The flag is commonly known as a "standard" or "battle color." There are no exact records about the flags used by first American Marine Corps. It is believed, though, that the Grand Union Flag was first carried ashore by Captain Samuel Nicholas and his battalion on New Providence Island in 1776. The Gadsden flag was probably carried at this same mission. A variety of colors were carried by the United States Marine Corps troops from the Revolution onward. Their designs varied. It comes with a scarlet writing over a white field and has the Corps emblem in gold and grey. The emblem of the Corps, consisting of a globe placed over an anchor and bearing at the top an eagle, has been in use from at least the First World War onward. The globe features the New World, site of most early Marine Corps military engagements. Red and gold were made the official colors of the Corps in 1925 and the current standard (flag) of the Corps was established in 1939. The scroll held in the beak of the eagle in this flag bears the Latin motto SEMPER FIDELIS (Always Faithful).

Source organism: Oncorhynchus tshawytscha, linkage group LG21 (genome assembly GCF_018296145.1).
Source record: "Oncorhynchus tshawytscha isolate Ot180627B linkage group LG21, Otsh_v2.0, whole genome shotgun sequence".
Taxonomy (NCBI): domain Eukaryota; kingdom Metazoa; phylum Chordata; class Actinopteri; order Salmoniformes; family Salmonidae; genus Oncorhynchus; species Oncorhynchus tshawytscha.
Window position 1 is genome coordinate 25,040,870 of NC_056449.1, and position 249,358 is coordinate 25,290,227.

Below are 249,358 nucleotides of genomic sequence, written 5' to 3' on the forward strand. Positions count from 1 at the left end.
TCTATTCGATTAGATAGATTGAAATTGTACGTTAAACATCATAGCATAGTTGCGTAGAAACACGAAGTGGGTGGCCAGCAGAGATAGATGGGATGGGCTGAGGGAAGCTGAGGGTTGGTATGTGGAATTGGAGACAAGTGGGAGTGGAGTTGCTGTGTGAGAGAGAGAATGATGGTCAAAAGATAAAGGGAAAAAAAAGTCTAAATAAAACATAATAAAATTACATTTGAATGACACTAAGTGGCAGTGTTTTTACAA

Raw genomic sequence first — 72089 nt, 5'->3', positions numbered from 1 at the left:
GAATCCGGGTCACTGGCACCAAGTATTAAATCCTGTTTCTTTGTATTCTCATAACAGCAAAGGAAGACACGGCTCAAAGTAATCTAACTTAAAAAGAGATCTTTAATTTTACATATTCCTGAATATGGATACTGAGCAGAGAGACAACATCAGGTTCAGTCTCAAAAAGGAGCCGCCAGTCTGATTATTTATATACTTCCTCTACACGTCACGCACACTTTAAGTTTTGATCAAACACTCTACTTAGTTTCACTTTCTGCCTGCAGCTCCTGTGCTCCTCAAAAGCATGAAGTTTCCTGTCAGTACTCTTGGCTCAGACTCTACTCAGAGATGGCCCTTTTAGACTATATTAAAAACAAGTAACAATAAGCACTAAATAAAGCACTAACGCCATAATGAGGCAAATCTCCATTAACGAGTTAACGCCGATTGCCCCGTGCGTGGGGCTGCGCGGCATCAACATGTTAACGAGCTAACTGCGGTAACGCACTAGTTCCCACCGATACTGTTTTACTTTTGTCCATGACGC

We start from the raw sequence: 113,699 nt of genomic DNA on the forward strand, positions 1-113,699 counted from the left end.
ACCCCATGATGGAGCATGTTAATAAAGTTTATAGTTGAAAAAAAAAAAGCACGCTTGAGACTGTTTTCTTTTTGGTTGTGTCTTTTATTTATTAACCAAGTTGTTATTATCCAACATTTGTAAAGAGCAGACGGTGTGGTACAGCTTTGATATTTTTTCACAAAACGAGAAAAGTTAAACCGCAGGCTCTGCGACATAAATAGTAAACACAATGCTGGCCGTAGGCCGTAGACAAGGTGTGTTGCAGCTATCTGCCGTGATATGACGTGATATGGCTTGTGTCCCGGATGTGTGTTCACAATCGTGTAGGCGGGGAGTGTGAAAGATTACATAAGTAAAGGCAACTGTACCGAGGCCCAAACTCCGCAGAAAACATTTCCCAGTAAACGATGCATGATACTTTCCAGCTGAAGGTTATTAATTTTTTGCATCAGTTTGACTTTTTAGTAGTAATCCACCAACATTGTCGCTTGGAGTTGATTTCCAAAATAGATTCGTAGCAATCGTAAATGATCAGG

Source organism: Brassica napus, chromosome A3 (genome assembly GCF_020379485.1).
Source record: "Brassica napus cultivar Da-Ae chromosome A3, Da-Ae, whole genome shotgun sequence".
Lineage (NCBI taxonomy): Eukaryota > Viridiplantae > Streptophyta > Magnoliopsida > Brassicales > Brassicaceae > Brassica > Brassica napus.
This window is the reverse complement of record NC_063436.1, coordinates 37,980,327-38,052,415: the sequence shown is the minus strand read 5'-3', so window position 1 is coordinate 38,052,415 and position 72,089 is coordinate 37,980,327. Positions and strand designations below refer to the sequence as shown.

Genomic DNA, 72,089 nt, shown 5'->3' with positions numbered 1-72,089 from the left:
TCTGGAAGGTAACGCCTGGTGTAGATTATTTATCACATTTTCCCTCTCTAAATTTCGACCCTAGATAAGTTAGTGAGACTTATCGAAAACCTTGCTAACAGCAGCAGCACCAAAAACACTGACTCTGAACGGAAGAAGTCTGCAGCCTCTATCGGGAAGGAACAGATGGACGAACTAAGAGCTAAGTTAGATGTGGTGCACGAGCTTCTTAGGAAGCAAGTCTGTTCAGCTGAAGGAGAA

Learn about the armed forces flag history.
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